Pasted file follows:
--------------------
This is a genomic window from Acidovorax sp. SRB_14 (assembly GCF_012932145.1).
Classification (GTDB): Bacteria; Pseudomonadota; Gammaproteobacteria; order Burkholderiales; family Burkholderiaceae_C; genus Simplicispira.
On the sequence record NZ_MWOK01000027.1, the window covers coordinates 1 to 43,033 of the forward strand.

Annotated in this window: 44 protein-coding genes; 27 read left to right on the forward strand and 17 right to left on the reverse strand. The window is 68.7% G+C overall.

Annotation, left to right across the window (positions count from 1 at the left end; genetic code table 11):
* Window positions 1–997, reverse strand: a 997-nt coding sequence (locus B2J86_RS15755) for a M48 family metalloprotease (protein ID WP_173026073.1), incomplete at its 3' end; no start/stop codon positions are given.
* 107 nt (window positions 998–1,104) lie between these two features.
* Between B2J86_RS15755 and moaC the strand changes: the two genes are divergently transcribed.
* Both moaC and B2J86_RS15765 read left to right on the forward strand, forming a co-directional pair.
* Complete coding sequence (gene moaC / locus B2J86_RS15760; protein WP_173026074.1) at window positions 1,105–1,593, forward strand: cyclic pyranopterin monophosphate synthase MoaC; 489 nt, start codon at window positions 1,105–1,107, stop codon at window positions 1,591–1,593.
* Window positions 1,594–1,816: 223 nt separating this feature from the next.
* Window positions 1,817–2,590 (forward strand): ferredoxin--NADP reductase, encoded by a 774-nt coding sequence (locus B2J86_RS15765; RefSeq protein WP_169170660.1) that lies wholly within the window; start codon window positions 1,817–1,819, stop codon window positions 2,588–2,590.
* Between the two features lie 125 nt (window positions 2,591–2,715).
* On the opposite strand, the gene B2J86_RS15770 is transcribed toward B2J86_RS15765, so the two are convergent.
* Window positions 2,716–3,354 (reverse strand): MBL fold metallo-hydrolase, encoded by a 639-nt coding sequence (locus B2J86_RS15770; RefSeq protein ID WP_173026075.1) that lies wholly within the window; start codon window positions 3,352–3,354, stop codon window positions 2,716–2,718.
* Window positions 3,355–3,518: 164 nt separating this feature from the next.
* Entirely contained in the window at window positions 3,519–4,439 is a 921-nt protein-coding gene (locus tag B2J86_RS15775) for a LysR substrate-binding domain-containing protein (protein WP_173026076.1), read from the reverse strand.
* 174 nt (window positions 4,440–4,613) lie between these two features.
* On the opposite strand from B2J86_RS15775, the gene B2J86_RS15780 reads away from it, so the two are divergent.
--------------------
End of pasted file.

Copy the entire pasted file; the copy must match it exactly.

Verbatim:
This is a genomic window from Acidovorax sp. SRB_14 (assembly GCF_012932145.1).
Classification (GTDB): Bacteria; Pseudomonadota; Gammaproteobacteria; order Burkholderiales; family Burkholderiaceae_C; genus Simplicispira.
On the sequence record NZ_MWOK01000027.1, the window covers coordinates 1 to 43,033 of the forward strand.

Annotated in this window: 44 protein-coding genes; 27 read left to right on the forward strand and 17 right to left on the reverse strand. The window is 68.7% G+C overall.

Annotation, left to right across the window (positions count from 1 at the left end; genetic code table 11):
* Window positions 1–997, reverse strand: a 997-nt coding sequence (locus B2J86_RS15755) for a M48 family metalloprotease (protein ID WP_173026073.1), incomplete at its 3' end; no start/stop codon positions are given.
* 107 nt (window positions 998–1,104) lie between these two features.
* Between B2J86_RS15755 and moaC the strand changes: the two genes are divergently transcribed.
* Both moaC and B2J86_RS15765 read left to right on the forward strand, forming a co-directional pair.
* Complete coding sequence (gene moaC / locus B2J86_RS15760; protein WP_173026074.1) at window positions 1,105–1,593, forward strand: cyclic pyranopterin monophosphate synthase MoaC; 489 nt, start codon at window positions 1,105–1,107, stop codon at window positions 1,591–1,593.
* Window positions 1,594–1,816: 223 nt separating this feature from the next.
* Window positions 1,817–2,590 (forward strand): ferredoxin--NADP reductase, encoded by a 774-nt coding sequence (locus B2J86_RS15765; RefSeq protein WP_169170660.1) that lies wholly within the window; start codon window positions 1,817–1,819, stop codon window positions 2,588–2,590.
* Between the two features lie 125 nt (window positions 2,591–2,715).
* On the opposite strand, the gene B2J86_RS15770 is transcribed toward B2J86_RS15765, so the two are convergent.
* Window positions 2,716–3,354 (reverse strand): MBL fold metallo-hydrolase, encoded by a 639-nt coding sequence (locus B2J86_RS15770; RefSeq protein ID WP_173026075.1) that lies wholly within the window; start codon window positions 3,352–3,354, stop codon window positions 2,716–2,718.
* Window positions 3,355–3,518: 164 nt separating this feature from the next.
* Entirely contained in the window at window positions 3,519–4,439 is a 921-nt protein-coding gene (locus tag B2J86_RS15775) for a LysR substrate-binding domain-containing protein (protein WP_173026076.1), read from the reverse strand.
* 174 nt (window positions 4,440–4,613) lie between these two features.
* On the opposite strand from B2J86_RS15775, the gene B2J86_RS15780 reads away from it, so the two are divergent.